Our overarching aim is to enhance the care of patients with, or at risk of metabolic disease such as type 1 and type 2 diabetes and non-alcoholic fatty liver disease (NAFLD).
There are almost 4 million people living with diabetes in the UK and their care consumes 10% of the NHS budget, a figure that is expected to rise in the coming years. An estimated 10 million people in the UK have NAFLD.
Using world-leading knowledge of cellular and tissue biology developed in Oxford, we will look at the pancreas (for type 1 diabetes) and liver (for type 2 diabetes and NAFLD). This will feed into our understanding of the mechanisms that might drive these diseases.
We can then combine this with small-scale experimental medicine studies to define the processes that determine how these metabolic diseases progress, and enhance the care of people living with, or at high risk of these metabolic diseases.
Based on our findings, we can trial new interventions with patients and eventually explore the possibility of them being adopted into wider clinical practice in the NHS.
Sub-themes in this theme reflect these key stages in tackling the three diseases:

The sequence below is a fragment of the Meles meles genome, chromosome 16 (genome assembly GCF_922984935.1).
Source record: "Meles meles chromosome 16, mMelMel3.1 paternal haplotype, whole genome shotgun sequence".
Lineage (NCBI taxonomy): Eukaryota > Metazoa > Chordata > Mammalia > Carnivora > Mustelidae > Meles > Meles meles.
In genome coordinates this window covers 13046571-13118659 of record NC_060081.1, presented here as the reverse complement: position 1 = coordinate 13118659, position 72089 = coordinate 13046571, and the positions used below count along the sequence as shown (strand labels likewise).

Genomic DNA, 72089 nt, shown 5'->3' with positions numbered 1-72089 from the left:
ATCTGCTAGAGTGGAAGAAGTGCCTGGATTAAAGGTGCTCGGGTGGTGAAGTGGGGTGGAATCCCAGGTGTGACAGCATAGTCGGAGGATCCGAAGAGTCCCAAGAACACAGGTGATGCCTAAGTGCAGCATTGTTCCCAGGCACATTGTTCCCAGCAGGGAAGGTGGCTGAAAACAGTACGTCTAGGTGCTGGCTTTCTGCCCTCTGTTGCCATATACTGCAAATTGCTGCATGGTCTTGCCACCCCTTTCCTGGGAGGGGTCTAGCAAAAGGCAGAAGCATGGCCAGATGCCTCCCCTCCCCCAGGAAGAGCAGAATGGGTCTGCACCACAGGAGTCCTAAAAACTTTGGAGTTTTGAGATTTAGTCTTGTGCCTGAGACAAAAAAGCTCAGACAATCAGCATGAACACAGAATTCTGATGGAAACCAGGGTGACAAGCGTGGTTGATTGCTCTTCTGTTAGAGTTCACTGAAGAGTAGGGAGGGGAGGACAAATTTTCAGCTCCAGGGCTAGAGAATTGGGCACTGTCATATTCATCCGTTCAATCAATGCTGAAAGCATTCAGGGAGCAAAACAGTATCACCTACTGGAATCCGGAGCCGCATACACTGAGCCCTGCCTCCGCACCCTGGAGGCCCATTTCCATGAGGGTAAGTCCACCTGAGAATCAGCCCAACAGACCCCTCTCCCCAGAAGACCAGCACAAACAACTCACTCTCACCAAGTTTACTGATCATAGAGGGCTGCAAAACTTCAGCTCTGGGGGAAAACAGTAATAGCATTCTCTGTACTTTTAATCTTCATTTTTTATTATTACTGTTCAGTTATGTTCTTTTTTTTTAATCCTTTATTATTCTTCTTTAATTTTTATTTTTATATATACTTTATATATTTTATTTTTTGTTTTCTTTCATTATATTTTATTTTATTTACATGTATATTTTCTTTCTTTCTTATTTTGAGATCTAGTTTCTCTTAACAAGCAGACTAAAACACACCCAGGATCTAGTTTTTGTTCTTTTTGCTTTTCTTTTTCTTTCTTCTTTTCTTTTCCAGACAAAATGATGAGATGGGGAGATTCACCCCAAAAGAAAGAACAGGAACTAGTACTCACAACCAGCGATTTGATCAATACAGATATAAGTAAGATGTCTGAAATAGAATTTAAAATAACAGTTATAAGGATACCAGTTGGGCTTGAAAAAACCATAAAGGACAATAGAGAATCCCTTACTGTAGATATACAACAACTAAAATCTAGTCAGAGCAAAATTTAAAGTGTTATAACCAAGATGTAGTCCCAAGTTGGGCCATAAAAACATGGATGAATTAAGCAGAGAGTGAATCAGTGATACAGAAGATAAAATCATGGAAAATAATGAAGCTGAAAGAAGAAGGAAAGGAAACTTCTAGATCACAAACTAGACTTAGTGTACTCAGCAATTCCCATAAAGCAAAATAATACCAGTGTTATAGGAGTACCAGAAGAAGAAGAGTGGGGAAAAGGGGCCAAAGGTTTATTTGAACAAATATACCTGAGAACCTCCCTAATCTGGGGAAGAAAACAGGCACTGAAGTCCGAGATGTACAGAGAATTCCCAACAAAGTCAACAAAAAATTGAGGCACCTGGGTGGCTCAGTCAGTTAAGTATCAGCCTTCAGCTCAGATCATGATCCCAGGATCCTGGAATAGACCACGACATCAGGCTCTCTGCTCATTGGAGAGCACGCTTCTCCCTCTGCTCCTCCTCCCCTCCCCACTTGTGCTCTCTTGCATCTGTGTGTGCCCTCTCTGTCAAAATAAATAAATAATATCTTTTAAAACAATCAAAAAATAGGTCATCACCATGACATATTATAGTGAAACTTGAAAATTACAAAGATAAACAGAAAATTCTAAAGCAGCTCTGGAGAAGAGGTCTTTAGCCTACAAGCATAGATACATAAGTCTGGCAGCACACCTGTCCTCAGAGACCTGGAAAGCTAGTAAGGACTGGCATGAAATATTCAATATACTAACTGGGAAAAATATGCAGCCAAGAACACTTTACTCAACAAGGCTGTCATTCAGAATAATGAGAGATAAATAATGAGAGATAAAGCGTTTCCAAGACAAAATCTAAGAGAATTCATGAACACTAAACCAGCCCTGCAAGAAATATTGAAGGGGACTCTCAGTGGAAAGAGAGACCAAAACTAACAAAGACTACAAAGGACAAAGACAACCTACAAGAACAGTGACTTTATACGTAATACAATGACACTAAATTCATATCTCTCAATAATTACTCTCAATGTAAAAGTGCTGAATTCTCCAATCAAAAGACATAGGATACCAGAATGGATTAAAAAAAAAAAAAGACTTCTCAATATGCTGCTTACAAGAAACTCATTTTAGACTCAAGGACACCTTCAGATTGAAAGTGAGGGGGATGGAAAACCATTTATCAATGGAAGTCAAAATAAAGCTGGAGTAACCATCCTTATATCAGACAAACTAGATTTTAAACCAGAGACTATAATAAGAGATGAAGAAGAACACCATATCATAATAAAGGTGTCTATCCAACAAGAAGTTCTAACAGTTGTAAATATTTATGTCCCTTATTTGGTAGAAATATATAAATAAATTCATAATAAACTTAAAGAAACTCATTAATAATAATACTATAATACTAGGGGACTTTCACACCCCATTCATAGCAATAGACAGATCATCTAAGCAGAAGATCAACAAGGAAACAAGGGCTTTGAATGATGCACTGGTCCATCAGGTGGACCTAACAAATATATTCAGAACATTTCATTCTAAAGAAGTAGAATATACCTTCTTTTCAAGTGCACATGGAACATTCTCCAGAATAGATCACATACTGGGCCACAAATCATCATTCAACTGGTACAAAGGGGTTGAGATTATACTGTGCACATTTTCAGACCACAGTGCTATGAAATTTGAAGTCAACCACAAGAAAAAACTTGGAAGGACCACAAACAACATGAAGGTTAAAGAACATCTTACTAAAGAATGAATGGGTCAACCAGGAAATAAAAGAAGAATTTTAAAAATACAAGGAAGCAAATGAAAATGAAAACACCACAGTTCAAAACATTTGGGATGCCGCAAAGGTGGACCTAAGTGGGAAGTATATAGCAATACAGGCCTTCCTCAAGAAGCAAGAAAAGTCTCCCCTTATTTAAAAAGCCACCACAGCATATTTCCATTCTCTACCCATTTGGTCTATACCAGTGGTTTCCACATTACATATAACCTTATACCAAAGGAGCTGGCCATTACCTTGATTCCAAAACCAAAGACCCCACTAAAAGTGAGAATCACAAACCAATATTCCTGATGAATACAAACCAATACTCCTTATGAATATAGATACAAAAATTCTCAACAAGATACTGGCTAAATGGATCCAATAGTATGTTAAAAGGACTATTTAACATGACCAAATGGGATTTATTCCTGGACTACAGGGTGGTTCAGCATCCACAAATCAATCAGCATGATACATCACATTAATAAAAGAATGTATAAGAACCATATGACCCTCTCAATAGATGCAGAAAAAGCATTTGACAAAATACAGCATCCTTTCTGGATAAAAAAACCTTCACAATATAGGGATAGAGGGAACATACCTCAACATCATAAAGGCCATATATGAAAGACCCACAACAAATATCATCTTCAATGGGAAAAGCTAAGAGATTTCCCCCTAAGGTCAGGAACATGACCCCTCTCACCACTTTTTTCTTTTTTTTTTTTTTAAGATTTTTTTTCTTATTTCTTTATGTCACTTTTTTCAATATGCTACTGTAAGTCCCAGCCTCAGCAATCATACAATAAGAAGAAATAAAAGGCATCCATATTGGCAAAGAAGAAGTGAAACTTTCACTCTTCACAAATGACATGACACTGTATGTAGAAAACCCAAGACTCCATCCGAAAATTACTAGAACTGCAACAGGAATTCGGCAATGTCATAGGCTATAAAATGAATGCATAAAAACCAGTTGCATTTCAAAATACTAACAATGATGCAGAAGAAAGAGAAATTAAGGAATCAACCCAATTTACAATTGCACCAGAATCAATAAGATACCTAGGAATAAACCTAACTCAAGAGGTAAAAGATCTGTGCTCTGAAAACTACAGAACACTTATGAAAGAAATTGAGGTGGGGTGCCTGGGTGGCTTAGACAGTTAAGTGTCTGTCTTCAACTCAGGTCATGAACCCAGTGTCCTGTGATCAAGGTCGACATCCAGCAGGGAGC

- Cellular & Molecular physiology and pathology
- Experimental metabolic medicine and integrative physiology
- Translating experimental medicine into state-of-the art care
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Much of the work in this theme lies within the Oxford Centre for Diabetes, Endocrinology and Metabolism – a pioneering centre that combines basic and clinical research, clinical care and education.
Researchers in this theme will work closely with colleagues in other BRC themes, notably Cancer (especially around the liver); Genetics (looking at fat cells and liver cells); and Imaging (in NAFLD clinical studies).
Our work is very much aligned with patient needs and the priorities outlined by the James Lind Alliance. We have active panels of patients living with metabolic disease and public champions in our management group.